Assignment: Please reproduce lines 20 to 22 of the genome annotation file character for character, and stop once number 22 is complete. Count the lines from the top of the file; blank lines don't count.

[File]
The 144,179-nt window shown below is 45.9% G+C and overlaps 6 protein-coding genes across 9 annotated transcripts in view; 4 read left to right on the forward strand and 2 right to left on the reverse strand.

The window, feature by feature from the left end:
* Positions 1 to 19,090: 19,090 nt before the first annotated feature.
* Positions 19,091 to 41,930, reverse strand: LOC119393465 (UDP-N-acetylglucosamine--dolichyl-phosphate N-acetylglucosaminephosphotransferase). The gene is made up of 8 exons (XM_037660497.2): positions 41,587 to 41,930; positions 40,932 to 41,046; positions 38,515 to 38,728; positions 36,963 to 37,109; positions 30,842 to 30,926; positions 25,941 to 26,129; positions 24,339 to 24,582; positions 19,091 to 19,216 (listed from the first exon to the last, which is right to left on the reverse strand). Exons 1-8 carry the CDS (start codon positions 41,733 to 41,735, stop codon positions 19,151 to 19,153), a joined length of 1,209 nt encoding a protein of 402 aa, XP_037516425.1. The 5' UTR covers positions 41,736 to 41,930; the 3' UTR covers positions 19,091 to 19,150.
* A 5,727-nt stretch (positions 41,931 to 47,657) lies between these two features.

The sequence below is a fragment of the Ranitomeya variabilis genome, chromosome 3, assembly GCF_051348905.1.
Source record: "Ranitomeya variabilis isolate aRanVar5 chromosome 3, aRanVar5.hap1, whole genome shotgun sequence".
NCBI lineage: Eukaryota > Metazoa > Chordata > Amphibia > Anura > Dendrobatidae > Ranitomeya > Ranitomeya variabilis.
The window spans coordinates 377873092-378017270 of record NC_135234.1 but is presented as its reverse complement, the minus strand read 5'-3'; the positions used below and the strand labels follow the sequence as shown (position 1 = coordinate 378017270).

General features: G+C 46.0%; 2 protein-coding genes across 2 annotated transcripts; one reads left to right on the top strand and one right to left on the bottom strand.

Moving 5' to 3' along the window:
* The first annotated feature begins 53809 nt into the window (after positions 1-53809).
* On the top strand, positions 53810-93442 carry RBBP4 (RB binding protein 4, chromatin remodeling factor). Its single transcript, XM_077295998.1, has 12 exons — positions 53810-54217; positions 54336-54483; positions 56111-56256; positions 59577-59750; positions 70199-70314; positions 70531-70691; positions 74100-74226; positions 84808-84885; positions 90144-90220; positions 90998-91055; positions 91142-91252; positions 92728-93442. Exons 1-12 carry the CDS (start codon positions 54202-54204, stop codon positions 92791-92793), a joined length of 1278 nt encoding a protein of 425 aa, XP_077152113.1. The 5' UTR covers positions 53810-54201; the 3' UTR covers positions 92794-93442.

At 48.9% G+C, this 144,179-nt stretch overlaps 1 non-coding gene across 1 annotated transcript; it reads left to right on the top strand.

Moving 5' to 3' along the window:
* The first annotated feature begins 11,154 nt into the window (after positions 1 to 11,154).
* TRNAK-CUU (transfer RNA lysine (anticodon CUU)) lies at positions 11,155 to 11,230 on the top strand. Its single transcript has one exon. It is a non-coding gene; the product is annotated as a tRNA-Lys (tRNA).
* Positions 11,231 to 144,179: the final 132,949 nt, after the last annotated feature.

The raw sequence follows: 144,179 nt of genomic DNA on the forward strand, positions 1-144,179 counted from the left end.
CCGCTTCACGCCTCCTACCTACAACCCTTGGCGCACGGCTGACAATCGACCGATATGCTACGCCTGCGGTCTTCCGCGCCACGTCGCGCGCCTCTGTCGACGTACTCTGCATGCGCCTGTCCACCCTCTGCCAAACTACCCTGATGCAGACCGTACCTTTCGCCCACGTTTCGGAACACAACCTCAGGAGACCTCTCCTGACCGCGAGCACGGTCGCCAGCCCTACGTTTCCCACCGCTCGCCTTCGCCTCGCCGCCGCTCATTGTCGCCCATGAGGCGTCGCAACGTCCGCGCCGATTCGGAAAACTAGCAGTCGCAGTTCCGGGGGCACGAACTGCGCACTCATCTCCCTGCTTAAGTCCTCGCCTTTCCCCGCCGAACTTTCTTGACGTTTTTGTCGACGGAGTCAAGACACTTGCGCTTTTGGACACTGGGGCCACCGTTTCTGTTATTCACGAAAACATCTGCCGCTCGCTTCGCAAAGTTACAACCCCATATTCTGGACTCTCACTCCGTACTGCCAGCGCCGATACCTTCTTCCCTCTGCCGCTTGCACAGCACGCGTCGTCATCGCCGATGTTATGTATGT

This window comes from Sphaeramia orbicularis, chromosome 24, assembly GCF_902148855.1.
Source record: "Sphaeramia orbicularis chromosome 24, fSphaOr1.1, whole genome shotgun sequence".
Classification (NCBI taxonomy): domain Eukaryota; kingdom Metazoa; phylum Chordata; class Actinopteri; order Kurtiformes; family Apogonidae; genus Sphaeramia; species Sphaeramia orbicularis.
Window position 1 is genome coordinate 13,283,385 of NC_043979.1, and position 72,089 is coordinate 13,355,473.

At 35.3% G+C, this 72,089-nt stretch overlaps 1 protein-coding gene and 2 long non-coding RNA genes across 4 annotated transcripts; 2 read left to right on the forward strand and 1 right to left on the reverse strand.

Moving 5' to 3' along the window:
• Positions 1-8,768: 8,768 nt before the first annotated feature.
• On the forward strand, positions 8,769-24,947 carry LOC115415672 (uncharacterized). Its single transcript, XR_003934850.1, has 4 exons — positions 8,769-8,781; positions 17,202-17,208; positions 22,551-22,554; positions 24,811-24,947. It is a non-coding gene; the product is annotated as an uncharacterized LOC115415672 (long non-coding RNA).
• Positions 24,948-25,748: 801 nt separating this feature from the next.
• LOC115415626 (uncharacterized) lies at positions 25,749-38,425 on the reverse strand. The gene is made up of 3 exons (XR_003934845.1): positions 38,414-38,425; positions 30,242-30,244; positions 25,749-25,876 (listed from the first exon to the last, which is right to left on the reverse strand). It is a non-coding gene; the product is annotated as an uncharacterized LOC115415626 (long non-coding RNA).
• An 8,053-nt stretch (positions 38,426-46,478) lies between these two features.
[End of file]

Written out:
CCGCTTCACGCCTCCTACCTACAACCCTTGGCGCACGGCTGACAATCGACCGATATGCTACGCCTGCGGTCTTCCGCGCCACGTCGCGCGCCTCTGTCGACGTACTCTGCATGCGCCTGTCCACCCTCTGCCAAACTACCCTGATGCAGACCGTACCTTTCGCCCACGTTTCGGAACACAACCTCAGGAGACCTCTCCTGACCGCGAGCACGGTCGCCAGCCCTACGTTTCCCACCGCTCGCCTTCGCCTCGCCGCCGCTCATTGTCGCCCATGAGGCGTCGCAACGTCCGCGCCGATTCGGAAAACTAGCAGTCGCAGTTCCGGGGGCACGAACTGCGCACTCATCTCCCTGCTTAAGTCCTCGCCTTTCCCCGCCGAACTTTCTTGACGTTTTTGTCGACGGAGTCAAGACACTTGCGCTTTTGGACACTGGGGCCACCGTTTCTGTTATTCACGAAAACATCTGCCGCTCGCTTCGCAAAGTTACAACCCCATATTCTGGACTCTCACTCCGTACTGCCAGCGCCGATACCTTCTTCCCTCTGCCGCTTGCACAGCACGCGTCGTCATCGCCGATGTTATGTATGT

This window comes from Sphaeramia orbicularis, chromosome 24, assembly GCF_902148855.1.
Source record: "Sphaeramia orbicularis chromosome 24, fSphaOr1.1, whole genome shotgun sequence".